Varying Lengths to Produce Subjective Changes in Scenic Effects.
US Patent No. 1,629,250 [May 17, 1927]: Production and Utilization of Diachronic Inks.
US Patent No. 1,781,999 [March 16, 1929]: Rear View Mirror.
US Patent No. 1,934,310 [with E.O. Hulburt, November 7, 1933]: Visibility Meter and Method of Measuring Visibility.

Anon, “Two Paintings in One” in Literary Digest, March 12, 1921, p. 25.
Anon, “First ‘Invisible’ Murals in Franklin Institute” in New York Times, June 8, 1934, p. 14.
Anon, “By Any Other Light” in New York Times, March 3, 1935, p. X18.
Roy R. Behrens, Camoupedia: A Compendium of Research on Art, Architecture and Camouflage. Dysart, Iowa: Bobolink Books, 2009, pp. 54-57.
Roy R. Behrens, ed., Ship Shape: A Dazzle Camouflage Sourcebook. Dysart, Iowa: Bobolink Books, 2012.
Charles Bittinger, “Naval Camouflage” in US Naval Proceedings, October 1940, pp. 1394-1398.
“Charles Bittinger, 91, Dies” (obituary) in Washington Post, December 20, 1970, p. B12.
Walter Clark, Photography by Infra-Red: Its Principles and Application. New York: John Wiley, 1939.
Raymond Francis Yates, “The Science of Camouflage Explained” in Everyday Engineering Magazine, March 1919, pp. 253-256 (reprinted in Behrens 2012).

Submitted by Roy R. Behrens, Professor of Art and Distinguished Scholar, University of Northern Iowa.

This biography from the Archives of AskART:
A noted military artist, Charles Bittinger was a camouflage artist in World Wars I and II and was an artist for the National Geographic Expedition and U.S. Eclipse Expedition to Canton Island in 1937.  He was the official artist for Operations Crossroads and in this capacity, was one of the few artists selected to paint the atomic explosion of 1946 at the Bikini Atoll.

Charles Bittinger was also an inventor and served as a consultant and film tester for Eastman Kodak in the early days of the company.

Bittinger lived in New York from 1907-1914; Duxbury, Massachusetts from 1915 to 1929; and Washington DC from 1929 to 1970 where he was active in the Cosmos Club. He studied in Paris at the Ecole des Beaux-Arts, the Sorbonne, and the Academy Delecluse, and with Jean Paul Laurens and Jean Leon Gerome.  In New York, he studied at the Art Students League.  He was a member of the Peconic Art Colony, spending summers in the Indian Neck area of Peconic, Long Island.

When Bittinger was in Paris, he encouraged watercolorist John Marin to join him.  He and John Marin had become stepbrothers after his father, also named Charles Bittinger, had died when he was very young and his mother Isabelle married John Marin, Sr.

Sources include:
Carmen Bittinger, whose husband is grandson of the artist
Peter Hastings Falk (Editor), Who Was Who in American Art

Biography from Childs Gallery:
When Charles Bittinger sent The Black Ribbon oil painting to the Art Institute of Chicago for exhibition, he was living at 51 Boulevard St. Jacques in Paris.  He had studied at the Sorbonne from 1900 to 1902, as well as at the Ecole des Beaux Arts, the Académie Delecluse, the Académie Colarossi, the Académie Julian (with J. P. Laurens) and finally in Paris with J. L. Gérôme.   In 1906 he participated along with other American artists in the Salon of the Societé Nationale des Beaux Arts.  In the years between 1902 and 1906 he changed addresses in Paris several times before his move to New York in 1907.  The Black Ribbon was his first exhibition picture at both the Art Institute of Chicago and the Pennsylvania Academy.   At the Art Institute he then exhibited almost yearly through 1932 and at the Pennsylvania Academy through 1927.  While a resident in Paris he was a member of the Association des Artistes Américains.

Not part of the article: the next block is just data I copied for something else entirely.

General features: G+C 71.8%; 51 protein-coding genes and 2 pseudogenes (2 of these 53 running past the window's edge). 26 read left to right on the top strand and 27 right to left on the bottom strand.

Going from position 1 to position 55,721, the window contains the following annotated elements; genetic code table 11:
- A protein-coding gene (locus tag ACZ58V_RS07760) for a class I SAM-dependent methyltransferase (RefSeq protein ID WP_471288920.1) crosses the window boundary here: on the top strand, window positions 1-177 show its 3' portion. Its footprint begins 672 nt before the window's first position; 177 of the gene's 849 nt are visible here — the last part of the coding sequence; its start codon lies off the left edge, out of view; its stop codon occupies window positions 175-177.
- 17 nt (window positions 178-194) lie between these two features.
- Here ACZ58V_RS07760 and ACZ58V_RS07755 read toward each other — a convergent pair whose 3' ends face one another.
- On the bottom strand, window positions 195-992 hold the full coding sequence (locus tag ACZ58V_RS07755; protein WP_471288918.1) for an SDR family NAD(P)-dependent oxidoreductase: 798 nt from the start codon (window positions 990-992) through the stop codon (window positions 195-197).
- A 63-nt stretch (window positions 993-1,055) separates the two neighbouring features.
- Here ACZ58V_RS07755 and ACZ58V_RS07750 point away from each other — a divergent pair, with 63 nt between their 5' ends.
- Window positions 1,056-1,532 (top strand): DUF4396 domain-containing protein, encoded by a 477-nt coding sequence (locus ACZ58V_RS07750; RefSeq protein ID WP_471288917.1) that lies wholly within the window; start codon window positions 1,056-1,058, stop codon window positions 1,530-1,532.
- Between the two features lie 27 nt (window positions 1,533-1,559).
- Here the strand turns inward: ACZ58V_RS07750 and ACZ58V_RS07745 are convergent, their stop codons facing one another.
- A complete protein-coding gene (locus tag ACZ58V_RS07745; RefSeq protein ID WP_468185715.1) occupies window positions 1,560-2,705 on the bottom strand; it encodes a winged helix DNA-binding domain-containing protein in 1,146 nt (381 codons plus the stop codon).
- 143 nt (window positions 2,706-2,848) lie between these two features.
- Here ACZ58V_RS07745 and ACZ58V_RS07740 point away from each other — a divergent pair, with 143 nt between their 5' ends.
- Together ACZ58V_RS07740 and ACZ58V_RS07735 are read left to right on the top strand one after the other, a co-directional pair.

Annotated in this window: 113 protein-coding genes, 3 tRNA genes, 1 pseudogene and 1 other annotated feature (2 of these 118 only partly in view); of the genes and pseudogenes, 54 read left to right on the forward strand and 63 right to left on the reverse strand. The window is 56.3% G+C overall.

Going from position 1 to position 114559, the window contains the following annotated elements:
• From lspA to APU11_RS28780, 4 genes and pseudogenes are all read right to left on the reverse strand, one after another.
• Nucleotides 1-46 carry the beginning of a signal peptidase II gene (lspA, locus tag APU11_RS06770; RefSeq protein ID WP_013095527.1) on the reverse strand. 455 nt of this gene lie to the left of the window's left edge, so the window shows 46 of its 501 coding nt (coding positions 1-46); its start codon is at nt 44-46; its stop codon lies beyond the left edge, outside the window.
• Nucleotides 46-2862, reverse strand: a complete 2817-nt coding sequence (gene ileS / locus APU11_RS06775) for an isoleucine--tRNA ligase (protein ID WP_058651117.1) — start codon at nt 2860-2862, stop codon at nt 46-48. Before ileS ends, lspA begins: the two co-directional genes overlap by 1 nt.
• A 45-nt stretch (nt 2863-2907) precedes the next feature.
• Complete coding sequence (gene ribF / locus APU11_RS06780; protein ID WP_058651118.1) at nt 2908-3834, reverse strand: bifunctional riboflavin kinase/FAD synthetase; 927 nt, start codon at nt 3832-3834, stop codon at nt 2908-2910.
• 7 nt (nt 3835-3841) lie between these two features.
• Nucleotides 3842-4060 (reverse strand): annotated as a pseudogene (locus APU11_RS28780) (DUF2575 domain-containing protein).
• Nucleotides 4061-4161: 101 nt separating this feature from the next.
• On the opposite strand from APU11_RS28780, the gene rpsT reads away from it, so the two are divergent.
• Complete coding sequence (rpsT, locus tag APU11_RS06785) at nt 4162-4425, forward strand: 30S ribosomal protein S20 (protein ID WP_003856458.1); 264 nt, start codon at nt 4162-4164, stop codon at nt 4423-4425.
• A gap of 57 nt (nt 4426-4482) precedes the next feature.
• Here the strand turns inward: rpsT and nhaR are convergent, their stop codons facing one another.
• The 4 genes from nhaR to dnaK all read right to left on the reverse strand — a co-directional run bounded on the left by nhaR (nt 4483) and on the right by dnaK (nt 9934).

Charles Bittinger was born in Washington, D.C. June 27, 1879.  The young Bittinger attended Massachusetts Institute of Technology (MIT) in Boston from 1898-1900.  He left MIT for study in Paris.  Upon his return to the United States, Bittinger continued an international career as an exhibitor at major expositions.  He also studied at the Art Students League in New York.  He won medals at the Louisiana Purchase Exposition in 1904, the Panama-Pacific Exposition in 1915 as well as prizes at National Academy of Design, the Duxbury Art Association, the Society of Washington Artists, the Newport Art Association, and the Landscape Club of Washington. 

He was a member of many of the most prestigious artists' associations including the National Academy of Design (ANA 1912, NA 1937), the National Arts Club, Allied Artists of America, the Salmagundi Club, American Federation of Arts, Cosmos Club, The Colorists, the Guild of Boston Artists, the Duxbury Art Association and was president of both the Washington Art Club and the Society of Washington Artists.
Bittinger was able to  move from Washington to Paris, New York, Duxbury, Massachusetts, and Boston (where he had space in the Fenway Studios), and finally to his birthplace, Washington, DC,  while keeping up social and artistic contacts in each of his former residences.  His work is in many museums including the St. Louis Art Museum, the Metropolitan Museum of Art, and the White House Collection in Washington.

Written and submitted September 2005 by D. Roger Howlett, Child's Gallery, Boston

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Charles Bittinger is also mentioned in these AskART essays:
Old Lyme Colony Painters
San Francisco Panama-Pacific Exhibition 1915